A Hong Kong tycoon has placed the biggest ever order for Rolls-Royce cars, agreeing to buy 30 Phantoms to chauffeur guests at a luxury resort he’s building in the global gambling capital of Macau.
Stephen Hung’s $20 million purchase surpasses the 14 Phantoms bought by Hong Kong’s Peninsula Hotel in 2006.
Hung and Rolls-Royce executives signed the deal Tuesday at the company’s Goodwood factory in England.
The Extended Wheelbase Phantoms will be used for guests at Hung’s “ultra-luxury” Louis XIII hotel, which is scheduled to open in early 2016.
Rolls-Royce said two of the cars will be the most expensive Phantoms ever commissioned, complete with “gold-plated accents” on the outside and interior.
Louis XIII Holdings Ltd. said it will pay the automaker a $2 million deposit, $3 million more by the end of the year and the remaining $15 million when the cars are delivered in the first half of 2016.
The Phantom’s base price in Britain is about 450,000 pounds ($734,000) including taxes, a company spokesman said, though prices vary by market and many buyers order custom features that push prices much higher. Customers have been known to spend more than $1 million on bespoke models.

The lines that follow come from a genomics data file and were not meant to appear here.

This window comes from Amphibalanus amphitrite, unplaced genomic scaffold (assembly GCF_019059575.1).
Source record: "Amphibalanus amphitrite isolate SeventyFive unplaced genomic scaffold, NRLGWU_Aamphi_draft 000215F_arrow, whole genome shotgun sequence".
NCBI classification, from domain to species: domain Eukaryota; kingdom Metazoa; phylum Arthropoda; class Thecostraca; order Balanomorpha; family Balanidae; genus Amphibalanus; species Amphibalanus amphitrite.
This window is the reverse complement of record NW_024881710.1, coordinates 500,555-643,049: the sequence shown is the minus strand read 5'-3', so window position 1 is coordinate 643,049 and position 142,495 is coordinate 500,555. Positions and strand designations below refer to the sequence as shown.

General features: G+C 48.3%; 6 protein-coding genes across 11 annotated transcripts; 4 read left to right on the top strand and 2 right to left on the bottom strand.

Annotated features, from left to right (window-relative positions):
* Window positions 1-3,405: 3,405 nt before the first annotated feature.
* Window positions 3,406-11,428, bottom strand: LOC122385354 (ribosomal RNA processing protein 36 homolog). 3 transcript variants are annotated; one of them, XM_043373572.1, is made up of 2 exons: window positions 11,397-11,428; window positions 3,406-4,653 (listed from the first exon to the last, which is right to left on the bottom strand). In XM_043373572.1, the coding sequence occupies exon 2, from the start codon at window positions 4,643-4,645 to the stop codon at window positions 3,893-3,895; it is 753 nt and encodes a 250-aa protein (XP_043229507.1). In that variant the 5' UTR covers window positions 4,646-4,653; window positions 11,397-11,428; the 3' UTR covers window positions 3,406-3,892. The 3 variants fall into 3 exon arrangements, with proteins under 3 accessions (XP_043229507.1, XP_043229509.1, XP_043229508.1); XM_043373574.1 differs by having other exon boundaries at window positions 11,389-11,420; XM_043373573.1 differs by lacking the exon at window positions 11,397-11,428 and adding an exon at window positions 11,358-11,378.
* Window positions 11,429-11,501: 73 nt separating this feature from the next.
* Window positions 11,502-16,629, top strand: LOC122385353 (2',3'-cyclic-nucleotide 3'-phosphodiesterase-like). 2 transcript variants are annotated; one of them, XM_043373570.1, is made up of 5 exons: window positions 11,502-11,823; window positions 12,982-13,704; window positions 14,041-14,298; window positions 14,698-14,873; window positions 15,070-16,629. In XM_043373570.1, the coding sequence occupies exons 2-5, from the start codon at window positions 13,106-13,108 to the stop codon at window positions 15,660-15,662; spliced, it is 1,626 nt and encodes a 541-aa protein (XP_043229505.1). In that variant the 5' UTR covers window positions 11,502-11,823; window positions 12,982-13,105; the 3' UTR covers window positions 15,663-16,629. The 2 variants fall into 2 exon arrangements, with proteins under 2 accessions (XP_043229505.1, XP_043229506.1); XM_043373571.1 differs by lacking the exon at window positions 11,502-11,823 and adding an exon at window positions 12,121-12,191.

With casino revenues of $45 billion last year, Macau is the world’s most lucrative gambling market, outpacing the Las Vegas Strip seven times over. After authorities ended a casino monopoly a decade ago, newly wealthy mainland Chinese high rollers started pouring in to wager at glitzy new resorts built by foreign operators such as Las Vegas Sands Corp. and Wynn Resorts.
However, the boom is beginning to fade as Chinese President Xi Jinping’s corruption crackdown starts to bite, putting a dampener on lavish spending by officials and other wealthy Chinese. Macau’s gambling revenues fell 6 percent in August, the third straight month of annual decline after five years of uninterrupted growth.
Hung, a former investment banker, is known for his flamboyant style and the resort looks to be the flashiest of the wave of expansion projects now under construction in the tiny Chinese territory near Hong Kong.